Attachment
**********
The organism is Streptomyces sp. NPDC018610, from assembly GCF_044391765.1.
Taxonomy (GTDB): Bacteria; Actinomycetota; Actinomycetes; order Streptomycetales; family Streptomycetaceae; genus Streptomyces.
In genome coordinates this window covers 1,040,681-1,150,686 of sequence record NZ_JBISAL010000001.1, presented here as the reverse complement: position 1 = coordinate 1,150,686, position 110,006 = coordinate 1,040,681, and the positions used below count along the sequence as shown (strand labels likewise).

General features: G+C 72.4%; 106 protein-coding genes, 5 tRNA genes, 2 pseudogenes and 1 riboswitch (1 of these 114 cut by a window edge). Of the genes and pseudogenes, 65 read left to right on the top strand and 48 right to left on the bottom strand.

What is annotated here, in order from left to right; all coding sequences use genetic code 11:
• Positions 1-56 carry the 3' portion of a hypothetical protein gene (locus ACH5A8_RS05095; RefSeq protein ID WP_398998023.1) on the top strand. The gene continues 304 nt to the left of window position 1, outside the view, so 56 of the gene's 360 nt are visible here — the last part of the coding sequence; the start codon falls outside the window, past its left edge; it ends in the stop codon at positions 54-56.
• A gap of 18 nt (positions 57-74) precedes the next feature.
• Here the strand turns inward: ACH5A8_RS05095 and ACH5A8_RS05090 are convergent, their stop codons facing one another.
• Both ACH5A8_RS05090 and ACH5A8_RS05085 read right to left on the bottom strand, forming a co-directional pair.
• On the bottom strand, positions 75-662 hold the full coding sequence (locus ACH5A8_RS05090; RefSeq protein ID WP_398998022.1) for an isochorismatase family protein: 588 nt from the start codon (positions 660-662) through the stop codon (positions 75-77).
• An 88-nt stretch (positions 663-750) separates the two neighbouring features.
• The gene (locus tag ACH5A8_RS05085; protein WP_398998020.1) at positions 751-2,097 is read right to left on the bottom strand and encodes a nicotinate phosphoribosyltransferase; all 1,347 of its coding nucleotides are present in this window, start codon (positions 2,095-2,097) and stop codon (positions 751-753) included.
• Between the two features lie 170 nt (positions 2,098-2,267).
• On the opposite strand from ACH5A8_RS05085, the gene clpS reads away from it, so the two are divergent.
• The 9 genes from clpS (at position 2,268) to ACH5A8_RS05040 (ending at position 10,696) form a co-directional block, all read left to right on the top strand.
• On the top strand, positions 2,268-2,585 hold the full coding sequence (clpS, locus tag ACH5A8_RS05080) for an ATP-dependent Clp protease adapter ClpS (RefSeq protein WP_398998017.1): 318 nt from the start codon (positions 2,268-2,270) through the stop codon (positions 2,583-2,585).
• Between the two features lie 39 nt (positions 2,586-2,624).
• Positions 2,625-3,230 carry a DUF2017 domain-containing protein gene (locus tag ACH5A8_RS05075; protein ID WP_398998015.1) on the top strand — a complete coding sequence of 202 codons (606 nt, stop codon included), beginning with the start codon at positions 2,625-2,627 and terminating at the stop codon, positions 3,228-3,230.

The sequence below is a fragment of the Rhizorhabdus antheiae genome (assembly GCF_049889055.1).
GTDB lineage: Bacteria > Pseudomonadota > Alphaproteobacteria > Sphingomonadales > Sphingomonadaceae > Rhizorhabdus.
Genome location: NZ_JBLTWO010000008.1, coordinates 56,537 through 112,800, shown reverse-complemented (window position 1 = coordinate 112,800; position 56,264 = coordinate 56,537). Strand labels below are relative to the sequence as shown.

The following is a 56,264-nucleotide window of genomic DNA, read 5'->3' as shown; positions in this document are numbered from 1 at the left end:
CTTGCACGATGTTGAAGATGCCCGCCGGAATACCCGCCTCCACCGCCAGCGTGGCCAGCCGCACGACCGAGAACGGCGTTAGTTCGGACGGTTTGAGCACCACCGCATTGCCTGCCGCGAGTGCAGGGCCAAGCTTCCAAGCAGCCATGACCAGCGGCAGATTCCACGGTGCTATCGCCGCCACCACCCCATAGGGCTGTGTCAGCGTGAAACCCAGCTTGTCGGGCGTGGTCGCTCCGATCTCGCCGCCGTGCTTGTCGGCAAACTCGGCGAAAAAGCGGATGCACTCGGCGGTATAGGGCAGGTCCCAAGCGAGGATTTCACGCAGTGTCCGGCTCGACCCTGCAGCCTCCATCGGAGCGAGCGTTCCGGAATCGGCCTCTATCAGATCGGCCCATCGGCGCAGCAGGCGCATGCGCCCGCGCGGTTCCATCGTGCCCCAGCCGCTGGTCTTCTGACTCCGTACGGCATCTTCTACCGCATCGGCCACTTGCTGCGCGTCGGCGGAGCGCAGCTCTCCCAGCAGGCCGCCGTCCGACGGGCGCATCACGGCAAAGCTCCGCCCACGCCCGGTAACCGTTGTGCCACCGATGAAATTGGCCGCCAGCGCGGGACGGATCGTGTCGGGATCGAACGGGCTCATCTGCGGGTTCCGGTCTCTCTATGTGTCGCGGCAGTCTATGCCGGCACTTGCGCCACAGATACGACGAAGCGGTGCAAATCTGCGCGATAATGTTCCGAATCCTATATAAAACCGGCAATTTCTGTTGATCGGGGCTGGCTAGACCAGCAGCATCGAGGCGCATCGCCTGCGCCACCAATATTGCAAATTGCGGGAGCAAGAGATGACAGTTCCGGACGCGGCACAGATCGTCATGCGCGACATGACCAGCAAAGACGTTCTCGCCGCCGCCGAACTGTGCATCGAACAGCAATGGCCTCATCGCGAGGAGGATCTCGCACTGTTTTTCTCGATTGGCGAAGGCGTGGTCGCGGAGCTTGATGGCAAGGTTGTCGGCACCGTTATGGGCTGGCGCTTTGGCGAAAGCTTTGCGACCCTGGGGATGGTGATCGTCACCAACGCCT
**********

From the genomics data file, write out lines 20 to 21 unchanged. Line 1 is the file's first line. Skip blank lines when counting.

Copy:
GTDB lineage: Bacteria > Pseudomonadota > Alphaproteobacteria > Sphingomonadales > Sphingomonadaceae > Rhizorhabdus.
Genome location: NZ_JBLTWO010000008.1, coordinates 56,537 through 112,800, shown reverse-complemented (window position 1 = coordinate 112,800; position 56,264 = coordinate 56,537). Strand labels below are relative to the sequence as shown.